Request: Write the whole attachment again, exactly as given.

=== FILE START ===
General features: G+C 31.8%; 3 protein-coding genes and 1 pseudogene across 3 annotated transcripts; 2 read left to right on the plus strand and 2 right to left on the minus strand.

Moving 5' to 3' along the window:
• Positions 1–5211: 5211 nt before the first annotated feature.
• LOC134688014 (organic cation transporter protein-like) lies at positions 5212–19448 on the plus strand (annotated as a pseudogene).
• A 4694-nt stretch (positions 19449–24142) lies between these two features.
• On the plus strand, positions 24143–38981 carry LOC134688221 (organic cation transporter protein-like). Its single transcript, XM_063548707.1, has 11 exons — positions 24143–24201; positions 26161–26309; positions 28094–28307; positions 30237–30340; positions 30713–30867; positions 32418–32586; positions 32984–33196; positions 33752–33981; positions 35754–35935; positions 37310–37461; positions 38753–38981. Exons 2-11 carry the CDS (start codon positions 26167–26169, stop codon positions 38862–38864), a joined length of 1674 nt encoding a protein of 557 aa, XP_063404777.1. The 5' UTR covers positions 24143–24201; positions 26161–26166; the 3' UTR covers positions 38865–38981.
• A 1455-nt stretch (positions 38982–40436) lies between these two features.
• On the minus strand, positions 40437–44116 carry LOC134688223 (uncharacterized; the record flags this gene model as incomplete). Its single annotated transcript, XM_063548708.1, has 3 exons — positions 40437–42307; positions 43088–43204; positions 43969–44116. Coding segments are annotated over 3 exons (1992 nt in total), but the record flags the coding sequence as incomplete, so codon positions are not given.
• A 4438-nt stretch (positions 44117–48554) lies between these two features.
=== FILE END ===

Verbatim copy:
General features: G+C 31.8%; 3 protein-coding genes and 1 pseudogene across 3 annotated transcripts; 2 read left to right on the plus strand and 2 right to left on the minus strand.

Moving 5' to 3' along the window:
• Positions 1–5211: 5211 nt before the first annotated feature.
• LOC134688014 (organic cation transporter protein-like) lies at positions 5212–19448 on the plus strand (annotated as a pseudogene).
• A 4694-nt stretch (positions 19449–24142) lies between these two features.
• On the plus strand, positions 24143–38981 carry LOC134688221 (organic cation transporter protein-like). Its single transcript, XM_063548707.1, has 11 exons — positions 24143–24201; positions 26161–26309; positions 28094–28307; positions 30237–30340; positions 30713–30867; positions 32418–32586; positions 32984–33196; positions 33752–33981; positions 35754–35935; positions 37310–37461; positions 38753–38981. Exons 2-11 carry the CDS (start codon positions 26167–26169, stop codon positions 38862–38864), a joined length of 1674 nt encoding a protein of 557 aa, XP_063404777.1. The 5' UTR covers positions 24143–24201; positions 26161–26166; the 3' UTR covers positions 38865–38981.
• A 1455-nt stretch (positions 38982–40436) lies between these two features.
• On the minus strand, positions 40437–44116 carry LOC134688223 (uncharacterized; the record flags this gene model as incomplete). Its single annotated transcript, XM_063548708.1, has 3 exons — positions 40437–42307; positions 43088–43204; positions 43969–44116. Coding segments are annotated over 3 exons (1992 nt in total), but the record flags the coding sequence as incomplete, so codon positions are not given.
• A 4438-nt stretch (positions 44117–48554) lies between these two features.